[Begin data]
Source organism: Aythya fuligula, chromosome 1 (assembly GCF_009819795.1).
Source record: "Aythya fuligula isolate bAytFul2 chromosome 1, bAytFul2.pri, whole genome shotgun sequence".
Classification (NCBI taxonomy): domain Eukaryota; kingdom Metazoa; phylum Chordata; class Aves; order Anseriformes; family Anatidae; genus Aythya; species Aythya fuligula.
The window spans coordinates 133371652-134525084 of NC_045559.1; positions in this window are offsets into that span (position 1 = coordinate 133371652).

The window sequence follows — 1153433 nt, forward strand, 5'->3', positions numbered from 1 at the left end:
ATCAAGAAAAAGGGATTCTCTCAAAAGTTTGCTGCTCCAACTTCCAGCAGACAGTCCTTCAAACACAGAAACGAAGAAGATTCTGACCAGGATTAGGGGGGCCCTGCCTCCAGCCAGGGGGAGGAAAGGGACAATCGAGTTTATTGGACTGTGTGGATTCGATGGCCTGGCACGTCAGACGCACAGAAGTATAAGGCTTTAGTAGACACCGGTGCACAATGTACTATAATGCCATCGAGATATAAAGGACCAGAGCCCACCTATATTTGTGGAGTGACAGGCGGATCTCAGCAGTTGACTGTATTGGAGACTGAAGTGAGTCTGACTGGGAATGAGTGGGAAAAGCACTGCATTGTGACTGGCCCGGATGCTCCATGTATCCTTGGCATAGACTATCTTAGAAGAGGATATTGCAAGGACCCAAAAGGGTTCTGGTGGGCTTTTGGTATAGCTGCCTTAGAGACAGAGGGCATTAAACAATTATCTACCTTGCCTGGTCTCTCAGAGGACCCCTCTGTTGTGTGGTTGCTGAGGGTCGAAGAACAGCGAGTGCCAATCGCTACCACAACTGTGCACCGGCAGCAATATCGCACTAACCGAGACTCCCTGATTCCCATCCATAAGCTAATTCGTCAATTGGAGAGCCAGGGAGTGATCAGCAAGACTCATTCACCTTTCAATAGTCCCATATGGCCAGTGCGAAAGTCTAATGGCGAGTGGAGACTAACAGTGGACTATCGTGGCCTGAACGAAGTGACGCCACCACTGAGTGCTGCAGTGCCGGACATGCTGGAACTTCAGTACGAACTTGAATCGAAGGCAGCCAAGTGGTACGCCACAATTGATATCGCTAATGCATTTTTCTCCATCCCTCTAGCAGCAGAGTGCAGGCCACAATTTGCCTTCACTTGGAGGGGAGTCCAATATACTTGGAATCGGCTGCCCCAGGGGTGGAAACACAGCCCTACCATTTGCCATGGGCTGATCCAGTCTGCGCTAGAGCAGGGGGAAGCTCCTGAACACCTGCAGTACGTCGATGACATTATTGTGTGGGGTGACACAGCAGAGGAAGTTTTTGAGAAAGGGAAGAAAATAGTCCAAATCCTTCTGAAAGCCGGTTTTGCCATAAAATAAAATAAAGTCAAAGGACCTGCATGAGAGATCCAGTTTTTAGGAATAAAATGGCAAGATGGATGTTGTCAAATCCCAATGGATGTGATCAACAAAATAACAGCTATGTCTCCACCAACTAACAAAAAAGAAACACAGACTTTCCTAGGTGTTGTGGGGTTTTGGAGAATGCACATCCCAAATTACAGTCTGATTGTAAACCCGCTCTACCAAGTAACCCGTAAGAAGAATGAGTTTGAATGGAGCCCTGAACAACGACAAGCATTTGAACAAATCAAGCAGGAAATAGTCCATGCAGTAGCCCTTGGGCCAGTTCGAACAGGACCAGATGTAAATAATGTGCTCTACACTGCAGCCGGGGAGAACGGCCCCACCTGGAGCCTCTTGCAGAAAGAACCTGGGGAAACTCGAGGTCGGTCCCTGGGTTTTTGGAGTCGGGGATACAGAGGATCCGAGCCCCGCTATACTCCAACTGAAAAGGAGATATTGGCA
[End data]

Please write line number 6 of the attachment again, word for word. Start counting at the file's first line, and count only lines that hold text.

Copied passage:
ATCAAGAAAAAGGGATTCTCTCAAAAGTTTGCTGCTCCAACTTCCAGCAGACAGTCCTTCAAACACAGAAACGAAGAAGATTCTGACCAGGATTAGGGGGGCCCTGCCTCCAGCCAGGGGGAGGAAAGGGACAATCGAGTTTATTGGACTGTGTGGATTCGATGGCCTGGCACGTCAGACGCACAGAAGTATAAGGCTTTAGTAGACACCGGTGCACAATGTACTATAATGCCATCGAGATATAAAGGACCAGAGCCCACCTATATTTGTGGAGTGACAGGCGGATCTCAGCAGTTGACTGTATTGGAGACTGAAGTGAGTCTGACTGGGAATGAGTGGGAAAAGCACTGCATTGTGACTGGCCCGGATGCTCCATGTATCCTTGGCATAGACTATCTTAGAAGAGGATATTGCAAGGACCCAAAAGGGTTCTGGTGGGCTTTTGGTATAGCTGCCTTAGAGACAGAGGGCATTAAACAATTATCTACCTTGCCTGGTCTCTCAGAGGACCCCTCTGTTGTGTGGTTGCTGAGGGTCGAAGAACAGCGAGTGCCAATCGCTACCACAACTGTGCACCGGCAGCAATATCGCACTAACCGAGACTCCCTGATTCCCATCCATAAGCTAATTCGTCAATTGGAGAGCCAGGGAGTGATCAGCAAGACTCATTCACCTTTCAATAGTCCCATATGGCCAGTGCGAAAGTCTAATGGCGAGTGGAGACTAACAGTGGACTATCGTGGCCTGAACGAAGTGACGCCACCACTGAGTGCTGCAGTGCCGGACATGCTGGAACTTCAGTACGAACTTGAATCGAAGGCAGCCAAGTGGTACGCCACAATTGATATCGCTAATGCATTTTTCTCCATCCCTCTAGCAGCAGAGTGCAGGCCACAATTTGCCTTCACTTGGAGGGGAGTCCAATATACTTGGAATCGGCTGCCCCAGGGGTGGAAACACAGCCCTACCATTTGCCATGGGCTGATCCAGTCTGCGCTAGAGCAGGGGGAAGCTCCTGAACACCTGCAGTACGTCGATGACATTATTGTGTGGGGTGACACAGCAGAGGAAGTTTTTGAGAAAGGGAAGAAAATAGTCCAAATCCTTCTGAAAGCCGGTTTTGCCATAAAATAAAATAAAGTCAAAGGACCTGCATGAGAGATCCAGTTTTTAGGAATAAAATGGCAAGATGGATGTTGTCAAATCCCAATGGATGTGATCAACAAAATAACAGCTATGTCTCCACCAACTAACAAAAAAGAAACACAGACTTTCCTAGGTGTTGTGGGGTTTTGGAGAATGCACATCCCAAATTACAGTCTGATTGTAAACCCGCTCTACCAAGTAACCCGTAAGAAGAATGAGTTTGAATGGAGCCCTGAACAACGACAAGCATTTGAACAAATCAAGCAGGAAATAGTCCATGCAGTAGCCCTTGGGCCAGTTCGAACAGGACCAGATGTAAATAATGTGCTCTACACTGCAGCCGGGGAGAACGGCCCCACCTGGAGCCTCTTGCAGAAAGAACCTGGGGAAACTCGAGGTCGGTCCCTGGGTTTTTGGAGTCGGGGATACAGAGGATCCGAGCCCCGCTATACTCCAACTGAAAAGGAGATATTGGCA